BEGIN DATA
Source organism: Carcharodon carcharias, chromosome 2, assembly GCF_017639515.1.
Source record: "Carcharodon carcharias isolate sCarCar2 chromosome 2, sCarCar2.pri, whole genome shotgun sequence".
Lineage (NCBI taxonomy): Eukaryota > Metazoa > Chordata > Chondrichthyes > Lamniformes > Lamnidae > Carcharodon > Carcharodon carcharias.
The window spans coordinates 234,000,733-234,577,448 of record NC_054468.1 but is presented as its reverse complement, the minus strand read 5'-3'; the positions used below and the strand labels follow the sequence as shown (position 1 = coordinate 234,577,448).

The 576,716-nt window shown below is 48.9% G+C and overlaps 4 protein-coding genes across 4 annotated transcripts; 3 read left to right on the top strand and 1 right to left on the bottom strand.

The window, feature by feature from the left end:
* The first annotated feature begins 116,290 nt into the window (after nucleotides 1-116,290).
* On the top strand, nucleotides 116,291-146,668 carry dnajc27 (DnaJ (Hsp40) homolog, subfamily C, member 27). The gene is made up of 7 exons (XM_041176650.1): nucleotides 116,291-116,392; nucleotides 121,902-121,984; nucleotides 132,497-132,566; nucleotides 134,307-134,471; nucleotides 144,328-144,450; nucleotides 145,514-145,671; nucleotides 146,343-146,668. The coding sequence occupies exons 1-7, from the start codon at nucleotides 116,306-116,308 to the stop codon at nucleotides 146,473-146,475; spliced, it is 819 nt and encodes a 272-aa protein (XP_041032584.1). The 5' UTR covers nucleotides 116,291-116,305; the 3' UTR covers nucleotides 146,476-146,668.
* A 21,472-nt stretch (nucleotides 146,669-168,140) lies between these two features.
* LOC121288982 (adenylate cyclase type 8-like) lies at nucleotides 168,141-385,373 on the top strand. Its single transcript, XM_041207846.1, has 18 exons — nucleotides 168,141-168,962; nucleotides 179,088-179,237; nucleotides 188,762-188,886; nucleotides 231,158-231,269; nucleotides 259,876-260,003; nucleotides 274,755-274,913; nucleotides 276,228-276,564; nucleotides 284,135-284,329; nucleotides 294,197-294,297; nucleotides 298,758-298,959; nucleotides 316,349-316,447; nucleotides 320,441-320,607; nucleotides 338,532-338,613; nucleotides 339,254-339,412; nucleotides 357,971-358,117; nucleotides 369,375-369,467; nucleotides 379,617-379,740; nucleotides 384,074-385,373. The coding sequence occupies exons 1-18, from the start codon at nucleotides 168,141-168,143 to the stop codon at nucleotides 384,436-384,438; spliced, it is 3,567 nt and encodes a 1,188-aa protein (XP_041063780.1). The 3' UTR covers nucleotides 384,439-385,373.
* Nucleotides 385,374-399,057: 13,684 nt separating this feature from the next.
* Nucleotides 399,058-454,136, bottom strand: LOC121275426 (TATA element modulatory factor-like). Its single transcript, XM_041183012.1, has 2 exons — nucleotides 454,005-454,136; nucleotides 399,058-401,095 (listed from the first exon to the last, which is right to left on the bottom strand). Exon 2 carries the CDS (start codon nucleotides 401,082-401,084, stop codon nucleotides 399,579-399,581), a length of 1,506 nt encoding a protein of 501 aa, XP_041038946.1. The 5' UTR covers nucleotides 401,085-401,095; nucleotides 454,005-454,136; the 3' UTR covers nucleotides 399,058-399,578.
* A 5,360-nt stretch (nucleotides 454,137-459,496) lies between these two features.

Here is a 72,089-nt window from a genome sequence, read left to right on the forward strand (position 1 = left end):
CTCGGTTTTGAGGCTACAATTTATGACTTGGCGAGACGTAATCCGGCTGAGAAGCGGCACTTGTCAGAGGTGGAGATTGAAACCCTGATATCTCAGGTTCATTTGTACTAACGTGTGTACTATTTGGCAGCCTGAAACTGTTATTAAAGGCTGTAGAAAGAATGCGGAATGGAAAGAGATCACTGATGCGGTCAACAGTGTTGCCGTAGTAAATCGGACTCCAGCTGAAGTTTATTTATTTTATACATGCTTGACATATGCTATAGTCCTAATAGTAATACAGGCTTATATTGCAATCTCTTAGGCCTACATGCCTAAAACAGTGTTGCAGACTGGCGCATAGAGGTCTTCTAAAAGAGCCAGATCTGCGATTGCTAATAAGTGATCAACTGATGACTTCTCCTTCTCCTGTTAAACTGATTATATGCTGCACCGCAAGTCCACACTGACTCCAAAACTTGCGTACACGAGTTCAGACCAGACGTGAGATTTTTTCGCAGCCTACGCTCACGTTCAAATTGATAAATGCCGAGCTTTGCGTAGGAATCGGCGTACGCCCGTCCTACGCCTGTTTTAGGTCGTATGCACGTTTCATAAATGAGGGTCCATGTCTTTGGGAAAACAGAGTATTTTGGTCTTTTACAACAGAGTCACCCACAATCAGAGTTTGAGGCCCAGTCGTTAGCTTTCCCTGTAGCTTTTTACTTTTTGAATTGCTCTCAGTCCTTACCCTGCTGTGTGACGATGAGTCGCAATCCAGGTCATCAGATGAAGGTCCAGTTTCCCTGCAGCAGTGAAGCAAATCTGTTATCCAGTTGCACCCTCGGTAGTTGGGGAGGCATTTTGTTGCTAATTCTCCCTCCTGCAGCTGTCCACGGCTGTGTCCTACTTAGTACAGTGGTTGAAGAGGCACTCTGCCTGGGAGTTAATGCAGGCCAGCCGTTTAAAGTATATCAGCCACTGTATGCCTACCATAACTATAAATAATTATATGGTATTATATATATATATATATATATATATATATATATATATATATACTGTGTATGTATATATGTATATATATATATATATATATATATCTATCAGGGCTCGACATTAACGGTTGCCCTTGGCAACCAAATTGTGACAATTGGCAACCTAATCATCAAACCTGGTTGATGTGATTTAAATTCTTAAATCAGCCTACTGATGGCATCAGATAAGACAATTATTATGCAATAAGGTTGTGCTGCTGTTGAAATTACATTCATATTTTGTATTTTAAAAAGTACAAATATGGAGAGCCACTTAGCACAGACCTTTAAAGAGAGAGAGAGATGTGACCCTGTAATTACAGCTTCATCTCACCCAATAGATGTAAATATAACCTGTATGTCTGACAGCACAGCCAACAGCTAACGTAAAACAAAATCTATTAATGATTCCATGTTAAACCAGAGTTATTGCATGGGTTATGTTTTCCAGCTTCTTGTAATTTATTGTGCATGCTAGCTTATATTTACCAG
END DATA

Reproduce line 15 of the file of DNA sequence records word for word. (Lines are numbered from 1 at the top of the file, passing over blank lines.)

CTCGGTTTTGAGGCTACAATTTATGACTTGGCGAGACGTAATCCGGCTGAGAAGCGGCACTTGTCAGAGGTGGAGATTGAAACCCTGATATCTCAGGTTCATTTGTACTAACGTGTGTACTATTTGGCAGCCTGAAACTGTTATTAAAGGCTGTAGAAAGAATGCGGAATGGAAAGAGATCACTGATGCGGTCAACAGTGTTGCCGTAGTAAATCGGACTCCAGCTGAAGTTTATTTATTTTATACATGCTTGACATATGCTATAGTCCTAATAGTAATACAGGCTTATATTGCAATCTCTTAGGCCTACATGCCTAAAACAGTGTTGCAGACTGGCGCATAGAGGTCTTCTAAAAGAGCCAGATCTGCGATTGCTAATAAGTGATCAACTGATGACTTCTCCTTCTCCTGTTAAACTGATTATATGCTGCACCGCAAGTCCACACTGACTCCAAAACTTGCGTACACGAGTTCAGACCAGACGTGAGATTTTTTCGCAGCCTACGCTCACGTTCAAATTGATAAATGCCGAGCTTTGCGTAGGAATCGGCGTACGCCCGTCCTACGCCTGTTTTAGGTCGTATGCACGTTTCATAAATGAGGGTCCATGTCTTTGGGAAAACAGAGTATTTTGGTCTTTTACAACAGAGTCACCCACAATCAGAGTTTGAGGCCCAGTCGTTAGCTTTCCCTGTAGCTTTTTACTTTTTGAATTGCTCTCAGTCCTTACCCTGCTGTGTGACGATGAGTCGCAATCCAGGTCATCAGATGAAGGTCCAGTTTCCCTGCAGCAGTGAAGCAAATCTGTTATCCAGTTGCACCCTCGGTAGTTGGGGAGGCATTTTGTTGCTAATTCTCCCTCCTGCAGCTGTCCACGGCTGTGTCCTACTTAGTACAGTGGTTGAAGAGGCACTCTGCCTGGGAGTTAATGCAGGCCAGCCGTTTAAAGTATATCAGCCACTGTATGCCTACCATAACTATAAATAATTATATGGTATTATATATATATATATATATATATATATATATATATATATATACTGTGTATGTATATATGTATATATATATATATATATATATATCTATCAGGGCTCGACATTAACGGTTGCCCTTGGCAACCAAATTGTGACAATTGGCAACCTAATCATCAAACCTGGTTGATGTGATTTAAATTCTTAAATCAGCCTACTGATGGCATCAGATAAGACAATTATTATGCAATAAGGTTGTGCTGCTGTTGAAATTACATTCATATTTTGTATTTTAAAAAGTACAAATATGGAGAGCCACTTAGCACAGACCTTTAAAGAGAGAGAGAGATGTGACCCTGTAATTACAGCTTCATCTCACCCAATAGATGTAAATATAACCTGTATGTCTGACAGCACAGCCAACAGCTAACGTAAAACAAAATCTATTAATGATTCCATGTTAAACCAGAGTTATTGCATGGGTTATGTTTTCCAGCTTCTTGTAATTTATTGTGCATGCTAGCTTATATTTACCAG